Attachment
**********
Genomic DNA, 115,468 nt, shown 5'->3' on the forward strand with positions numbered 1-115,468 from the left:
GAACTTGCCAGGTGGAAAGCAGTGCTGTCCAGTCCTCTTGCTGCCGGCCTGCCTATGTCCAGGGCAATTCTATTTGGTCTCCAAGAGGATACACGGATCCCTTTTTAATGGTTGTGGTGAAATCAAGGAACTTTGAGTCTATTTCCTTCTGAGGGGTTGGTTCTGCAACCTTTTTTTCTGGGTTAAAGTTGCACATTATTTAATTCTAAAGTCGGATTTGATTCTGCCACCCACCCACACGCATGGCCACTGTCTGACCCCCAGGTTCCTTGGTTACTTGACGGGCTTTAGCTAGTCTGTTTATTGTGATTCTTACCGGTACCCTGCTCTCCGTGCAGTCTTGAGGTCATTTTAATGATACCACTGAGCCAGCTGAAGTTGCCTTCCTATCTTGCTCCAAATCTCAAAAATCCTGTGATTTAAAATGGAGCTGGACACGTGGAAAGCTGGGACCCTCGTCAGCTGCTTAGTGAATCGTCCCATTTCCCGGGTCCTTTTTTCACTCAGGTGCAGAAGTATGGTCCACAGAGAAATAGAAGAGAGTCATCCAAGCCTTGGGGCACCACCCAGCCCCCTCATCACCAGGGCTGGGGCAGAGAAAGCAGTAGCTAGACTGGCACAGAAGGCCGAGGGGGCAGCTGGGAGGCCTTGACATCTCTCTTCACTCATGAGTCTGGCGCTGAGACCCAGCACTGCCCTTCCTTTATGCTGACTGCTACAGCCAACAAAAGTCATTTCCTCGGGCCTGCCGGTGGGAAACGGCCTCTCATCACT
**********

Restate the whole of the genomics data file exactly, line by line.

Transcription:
Genomic DNA, 115,468 nt, shown 5'->3' on the forward strand with positions numbered 1-115,468 from the left:
GAACTTGCCAGGTGGAAAGCAGTGCTGTCCAGTCCTCTTGCTGCCGGCCTGCCTATGTCCAGGGCAATTCTATTTGGTCTCCAAGAGGATACACGGATCCCTTTTTAATGGTTGTGGTGAAATCAAGGAACTTTGAGTCTATTTCCTTCTGAGGGGTTGGTTCTGCAACCTTTTTTTCTGGGTTAAAGTTGCACATTATTTAATTCTAAAGTCGGATTTGATTCTGCCACCCACCCACACGCATGGCCACTGTCTGACCCCCAGGTTCCTTGGTTACTTGACGGGCTTTAGCTAGTCTGTTTATTGTGATTCTTACCGGTACCCTGCTCTCCGTGCAGTCTTGAGGTCATTTTAATGATACCACTGAGCCAGCTGAAGTTGCCTTCCTATCTTGCTCCAAATCTCAAAAATCCTGTGATTTAAAATGGAGCTGGACACGTGGAAAGCTGGGACCCTCGTCAGCTGCTTAGTGAATCGTCCCATTTCCCGGGTCCTTTTTTCACTCAGGTGCAGAAGTATGGTCCACAGAGAAATAGAAGAGAGTCATCCAAGCCTTGGGGCACCACCCAGCCCCCTCATCACCAGGGCTGGGGCAGAGAAAGCAGTAGCTAGACTGGCACAGAAGGCCGAGGGGGCAGCTGGGAGGCCTTGACATCTCTCTTCACTCATGAGTCTGGCGCTGAGACCCAGCACTGCCCTTCCTTTATGCTGACTGCTACAGCCAACAAAAGTCATTTCCTCGGGCCTGCCGGTGGGAAACGGCCTCTCATCACT